Arts & Crafts, Challenge Yourself, Creativity, Writing

Coping With Change

NaNoWriMo – But Not Only | November 2011, Day 11

Huh, had I thought my spontaneous commitment to a post-a-day would turn me into a prolific blogger, I’d need to think again (and let’s not mention the still more or less fictitious 25k).

Two days ago, my brain went on strike. The best I could do was to upload one of my emergency posts: Why?

Yesterday, after having written a longer comment (a tip for learning a foreign language), life took over…

… and I admit I was about to skip this post as well, when I realized that I could do exactly what I do with writing: Mark The Gap or problem for revision – and go on as I feel appropriate right now.

What I intended to do

In October already I took notes on my blog post for 11th November, to post on the 10th: Remembrance/Veterans Day, A Minute For Peace, and in some parts of Germany the official beginning of the German Carnival Season (Why in November, when carnival marks the beginning of lent? Well, you need a few months to organise the fun, of course…). I was looking forward to the challenge of linking these topics, but not so much to the research involved (as I wantedthe article to be).

In case you’re curious how the carnival fits in with war and peace, here a few of my  bullet points:

  • “carne vale” = “good bye, meat” = the beginning of the spring fast, a physical and spiritual cleansing (“detox”, in modern English)
  • driving away the evil winter spirits by going over the top (the Basler Fasnacht (“fast night” = “Eve of the Fast”)
  • to minimize going over the top, carnival is usually organized in troops, with floats or without, and at least in Germany, Switzerland and Austria occasionally in army-inspired uniforms, (some dating back, as far as I remember, to the times of Napoleon Bonaparte, e.g.  Rheinish Carnival in Cologne)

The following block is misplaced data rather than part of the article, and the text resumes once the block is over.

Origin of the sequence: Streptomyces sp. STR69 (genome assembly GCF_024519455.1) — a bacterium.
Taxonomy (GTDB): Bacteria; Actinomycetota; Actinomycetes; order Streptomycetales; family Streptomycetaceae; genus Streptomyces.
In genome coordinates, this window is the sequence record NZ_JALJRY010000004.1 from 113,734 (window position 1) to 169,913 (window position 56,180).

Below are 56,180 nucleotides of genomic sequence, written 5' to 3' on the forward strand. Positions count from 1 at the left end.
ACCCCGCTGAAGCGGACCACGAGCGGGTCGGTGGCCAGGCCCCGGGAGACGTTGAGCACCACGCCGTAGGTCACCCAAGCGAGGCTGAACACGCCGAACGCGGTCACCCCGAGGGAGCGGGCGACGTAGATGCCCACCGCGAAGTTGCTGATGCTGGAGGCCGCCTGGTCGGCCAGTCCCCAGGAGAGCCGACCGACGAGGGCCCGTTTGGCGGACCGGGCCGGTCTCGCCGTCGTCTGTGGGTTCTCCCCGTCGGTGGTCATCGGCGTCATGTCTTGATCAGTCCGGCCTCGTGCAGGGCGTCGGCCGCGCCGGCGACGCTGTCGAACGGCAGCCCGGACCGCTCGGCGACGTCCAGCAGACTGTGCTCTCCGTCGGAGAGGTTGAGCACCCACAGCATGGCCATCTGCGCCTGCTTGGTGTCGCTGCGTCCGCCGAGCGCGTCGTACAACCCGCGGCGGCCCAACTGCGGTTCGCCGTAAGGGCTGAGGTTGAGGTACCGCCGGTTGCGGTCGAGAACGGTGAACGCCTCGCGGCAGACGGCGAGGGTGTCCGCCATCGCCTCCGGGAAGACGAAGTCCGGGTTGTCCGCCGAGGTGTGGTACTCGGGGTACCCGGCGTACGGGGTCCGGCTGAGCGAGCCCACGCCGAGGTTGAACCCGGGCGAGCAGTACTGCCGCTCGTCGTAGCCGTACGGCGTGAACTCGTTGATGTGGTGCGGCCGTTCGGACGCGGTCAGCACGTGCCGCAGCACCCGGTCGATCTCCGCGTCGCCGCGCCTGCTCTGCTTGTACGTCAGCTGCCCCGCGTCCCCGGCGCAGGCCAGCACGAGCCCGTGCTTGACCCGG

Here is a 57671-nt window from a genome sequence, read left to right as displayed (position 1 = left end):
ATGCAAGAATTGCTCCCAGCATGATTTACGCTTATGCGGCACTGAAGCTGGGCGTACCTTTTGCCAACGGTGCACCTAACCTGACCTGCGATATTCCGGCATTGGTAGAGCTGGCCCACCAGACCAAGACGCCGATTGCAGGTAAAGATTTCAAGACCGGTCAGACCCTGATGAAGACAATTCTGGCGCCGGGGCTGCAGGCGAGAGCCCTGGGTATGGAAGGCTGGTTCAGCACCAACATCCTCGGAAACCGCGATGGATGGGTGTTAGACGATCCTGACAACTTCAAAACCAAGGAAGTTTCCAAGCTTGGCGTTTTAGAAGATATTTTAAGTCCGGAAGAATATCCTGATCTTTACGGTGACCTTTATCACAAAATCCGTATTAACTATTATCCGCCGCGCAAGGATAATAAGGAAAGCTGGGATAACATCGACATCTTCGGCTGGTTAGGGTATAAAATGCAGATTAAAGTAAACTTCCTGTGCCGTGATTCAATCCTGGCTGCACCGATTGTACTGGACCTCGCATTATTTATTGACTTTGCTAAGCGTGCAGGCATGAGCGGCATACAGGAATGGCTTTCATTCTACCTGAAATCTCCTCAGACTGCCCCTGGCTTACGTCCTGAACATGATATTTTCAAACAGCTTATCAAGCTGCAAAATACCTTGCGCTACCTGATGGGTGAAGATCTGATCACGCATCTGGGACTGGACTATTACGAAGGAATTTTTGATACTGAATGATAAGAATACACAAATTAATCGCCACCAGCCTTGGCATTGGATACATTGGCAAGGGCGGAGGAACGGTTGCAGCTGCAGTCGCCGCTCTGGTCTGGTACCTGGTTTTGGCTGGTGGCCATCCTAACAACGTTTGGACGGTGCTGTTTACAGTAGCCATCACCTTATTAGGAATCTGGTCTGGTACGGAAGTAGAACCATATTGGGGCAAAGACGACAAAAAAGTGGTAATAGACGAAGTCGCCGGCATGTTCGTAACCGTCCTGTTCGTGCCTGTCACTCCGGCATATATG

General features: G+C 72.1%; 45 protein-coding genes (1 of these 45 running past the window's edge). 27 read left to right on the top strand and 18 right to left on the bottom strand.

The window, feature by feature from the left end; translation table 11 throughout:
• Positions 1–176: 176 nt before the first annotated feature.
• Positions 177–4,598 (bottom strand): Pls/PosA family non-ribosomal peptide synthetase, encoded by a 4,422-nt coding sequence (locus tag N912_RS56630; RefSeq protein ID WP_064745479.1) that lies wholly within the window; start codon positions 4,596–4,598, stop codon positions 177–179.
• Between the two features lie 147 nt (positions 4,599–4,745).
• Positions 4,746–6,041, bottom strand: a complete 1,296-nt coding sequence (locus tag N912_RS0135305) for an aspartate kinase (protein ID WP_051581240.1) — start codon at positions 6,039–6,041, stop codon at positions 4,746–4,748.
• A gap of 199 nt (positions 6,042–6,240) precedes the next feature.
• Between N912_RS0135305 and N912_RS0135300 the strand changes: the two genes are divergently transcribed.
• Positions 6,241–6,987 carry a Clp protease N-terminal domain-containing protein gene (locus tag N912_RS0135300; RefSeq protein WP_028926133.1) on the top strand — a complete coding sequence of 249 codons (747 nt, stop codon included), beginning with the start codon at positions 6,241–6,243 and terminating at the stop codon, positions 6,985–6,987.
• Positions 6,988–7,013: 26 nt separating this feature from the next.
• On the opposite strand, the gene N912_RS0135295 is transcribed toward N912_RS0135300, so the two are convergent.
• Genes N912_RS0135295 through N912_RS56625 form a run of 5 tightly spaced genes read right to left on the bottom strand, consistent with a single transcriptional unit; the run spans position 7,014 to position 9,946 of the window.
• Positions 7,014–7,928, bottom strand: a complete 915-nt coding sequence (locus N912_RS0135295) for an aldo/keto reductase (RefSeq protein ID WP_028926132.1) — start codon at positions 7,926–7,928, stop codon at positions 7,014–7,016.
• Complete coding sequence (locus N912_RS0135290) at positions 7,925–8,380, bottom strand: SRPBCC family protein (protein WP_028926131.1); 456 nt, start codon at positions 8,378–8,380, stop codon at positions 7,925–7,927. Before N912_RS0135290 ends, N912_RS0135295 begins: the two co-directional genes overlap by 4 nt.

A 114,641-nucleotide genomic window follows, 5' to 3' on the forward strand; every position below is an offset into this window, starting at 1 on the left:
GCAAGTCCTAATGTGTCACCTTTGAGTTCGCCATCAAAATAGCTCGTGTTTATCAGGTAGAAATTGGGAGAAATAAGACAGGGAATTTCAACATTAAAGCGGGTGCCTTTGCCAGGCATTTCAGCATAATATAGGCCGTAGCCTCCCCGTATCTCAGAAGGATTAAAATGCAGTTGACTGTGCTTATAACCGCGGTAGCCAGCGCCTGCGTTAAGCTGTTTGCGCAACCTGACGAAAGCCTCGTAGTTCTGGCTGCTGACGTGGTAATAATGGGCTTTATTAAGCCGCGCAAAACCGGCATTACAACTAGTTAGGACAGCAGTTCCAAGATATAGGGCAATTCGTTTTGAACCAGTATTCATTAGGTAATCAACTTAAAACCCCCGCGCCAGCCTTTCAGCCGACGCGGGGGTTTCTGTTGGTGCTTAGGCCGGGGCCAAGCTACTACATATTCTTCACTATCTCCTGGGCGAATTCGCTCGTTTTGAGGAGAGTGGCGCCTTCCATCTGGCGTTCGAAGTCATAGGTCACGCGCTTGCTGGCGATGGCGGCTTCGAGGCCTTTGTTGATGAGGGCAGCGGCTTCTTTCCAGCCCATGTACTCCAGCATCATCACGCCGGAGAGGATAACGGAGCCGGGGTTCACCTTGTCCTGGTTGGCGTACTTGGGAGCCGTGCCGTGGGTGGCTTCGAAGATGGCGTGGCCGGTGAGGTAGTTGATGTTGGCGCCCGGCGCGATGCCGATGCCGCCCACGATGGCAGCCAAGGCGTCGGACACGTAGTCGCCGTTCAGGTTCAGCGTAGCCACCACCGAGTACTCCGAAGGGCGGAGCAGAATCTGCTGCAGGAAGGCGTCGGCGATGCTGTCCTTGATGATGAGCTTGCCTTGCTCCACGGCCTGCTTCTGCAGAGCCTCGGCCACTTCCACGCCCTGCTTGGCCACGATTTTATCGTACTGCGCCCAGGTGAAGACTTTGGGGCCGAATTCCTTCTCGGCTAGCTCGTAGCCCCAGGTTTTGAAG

• conclusions??

[This represents the gap – to be filled in next year, maybe…]

Schränz-Gritte, Carnival of Basel / Switzerland
Carnival in Basel/Switzerland - Image via Wikipedia

What you get instead

…is a real-life, real-time example of how I write…and how I strive to live: adapting to internal and external change – not by simply caving in, neither by letting myself being pushed around by shoulds and musts, nor by giving up, and not any more by beating myself up, but by choosing how to go on now, “after the fact”, and staying open for revision, sooner or later.

“Commitment”, “self-discipline”, “pushing through the barrier” are great helpers – as long as you like them and believe in their value. After almost 40 years of allowing them to get the better of me (and having developed a distinct aversion, not to say allergy, against pressure) I have, for the past 10 years, turned from struggle, building up resentment, self-punishment, self-reward  and the “that’s how it is -there’s nothing I can do about it” of the 16 basic desires connected with intrinsic motivation:

  • If I don’t like it, I can choose again (that is I stop to ask myself what learned from this experience, then let go and move on)
  • If it’s one of those things where I feel “I haven’t got a choice” (there always is one alternative: “to do or not to do”) I go with whatever leads me towards the life I want to live – if I still don’t like it, hard luck, I’ll do it anyway
  • The result is the reward – the only one and the best one
  • I choose consciously which desires I give in to – or not

Instead of fighting or cajoling my Inner Schweinehund* (and wasting a lot of money on sausages) I open the gates and let him run wherever he wants, and get on with what I want to do NOW 🙂

By the way, embracing change get’s a lot easier with practice – and can even turn into fun 😉


*In German, referring to someone as a Schwein or Sau (female pig) can mean that person is externally dirty, but also (perhaps even more so) dirty-minded, foul, mean, lazy.

The Schweinehund was originally simply a dog that guarded the pigs = “pig”herd dog. During the 19th century, “Schweinehund” found it’s way into student’s language as an insult, referring to someone who is lazy and/or a coward.

Der innere Schweinehund would be that part of us that keeps saying “nah” or “later” and finding or making up excuses…